Elton John will take his final bow at Dodger Stadium. So let’s time travel back to his legendary 1975 concert at the famed baseball stadium that is now the home of the Los Angeles Dodgers.
This was the year of the Rolling Stones, who had just released their latest album, Aftermath. The year’s second single, “Street Fighting Man,” was about the world’s most dangerous sport. The year’s second song was about another dangerous sport, the boxing match between Muhammad Ali and Joe Frazier.
“The Champ” was also a song about boxing, though it was sung by his band, the Kinks. In addition to being a hit, “The Champ” was the year’s first true rock hit single.
While the Rolling Stones had yet to release their seminal album, the year’s single song may have been David Bowie’s cover of Paul McCartney’s “Let It Be.” (Both songs became hits, though not before the Beatles sang their own versions of them the following year.)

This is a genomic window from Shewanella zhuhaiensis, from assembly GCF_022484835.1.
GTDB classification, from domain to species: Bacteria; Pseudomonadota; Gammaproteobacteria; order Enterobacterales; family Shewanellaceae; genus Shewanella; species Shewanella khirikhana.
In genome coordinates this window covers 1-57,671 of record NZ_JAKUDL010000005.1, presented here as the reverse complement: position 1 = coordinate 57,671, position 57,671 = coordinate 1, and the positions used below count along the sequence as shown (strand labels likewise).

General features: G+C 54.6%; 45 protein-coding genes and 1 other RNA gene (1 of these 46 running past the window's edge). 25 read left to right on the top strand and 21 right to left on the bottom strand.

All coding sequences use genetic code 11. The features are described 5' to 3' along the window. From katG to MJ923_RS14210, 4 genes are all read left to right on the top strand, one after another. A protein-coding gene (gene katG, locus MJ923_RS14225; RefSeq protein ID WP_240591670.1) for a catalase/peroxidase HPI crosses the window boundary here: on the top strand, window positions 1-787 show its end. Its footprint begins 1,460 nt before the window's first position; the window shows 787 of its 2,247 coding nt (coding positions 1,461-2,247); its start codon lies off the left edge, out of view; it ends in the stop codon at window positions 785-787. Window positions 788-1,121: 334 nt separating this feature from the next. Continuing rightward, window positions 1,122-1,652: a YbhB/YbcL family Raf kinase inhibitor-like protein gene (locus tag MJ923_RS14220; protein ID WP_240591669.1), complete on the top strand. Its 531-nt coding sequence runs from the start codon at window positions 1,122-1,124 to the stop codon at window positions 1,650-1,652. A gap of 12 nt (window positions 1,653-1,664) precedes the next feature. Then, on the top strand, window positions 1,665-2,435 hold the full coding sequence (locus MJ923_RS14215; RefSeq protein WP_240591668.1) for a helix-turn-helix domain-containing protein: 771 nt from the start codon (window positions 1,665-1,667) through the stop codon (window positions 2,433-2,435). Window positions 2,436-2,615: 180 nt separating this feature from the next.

The following year, the Beatles were on the cover of Life magazine. They had just broken up, and their manager was working to sell them back into the public eye.
The year in music was also a year of the year, with the year’s music being the hit albums by The Animals, The Kinks and The Rolling Stones. It was also the year when the Beatles began working on what would become “Ob-La-Di, Ob-La-Da,” with all of them singing harmony together.
By 1975, The Beatles had already been at it long enough that they’d begun getting tired of doing it. The band was now down to six people, including Paul McCartney, bassist Stuart Sutcliffe, drummer Pete Best and keyboard player Ian Mellors.
After the band broke up, drummer Ringo Starr tried to work on his own solo project, which would be a major hit. But Starr was not a natural musician, and as a result, his solo album would not be released. (In 1971 Starr had formed an all-star band using musicians who played drums better than he.)
That same year, the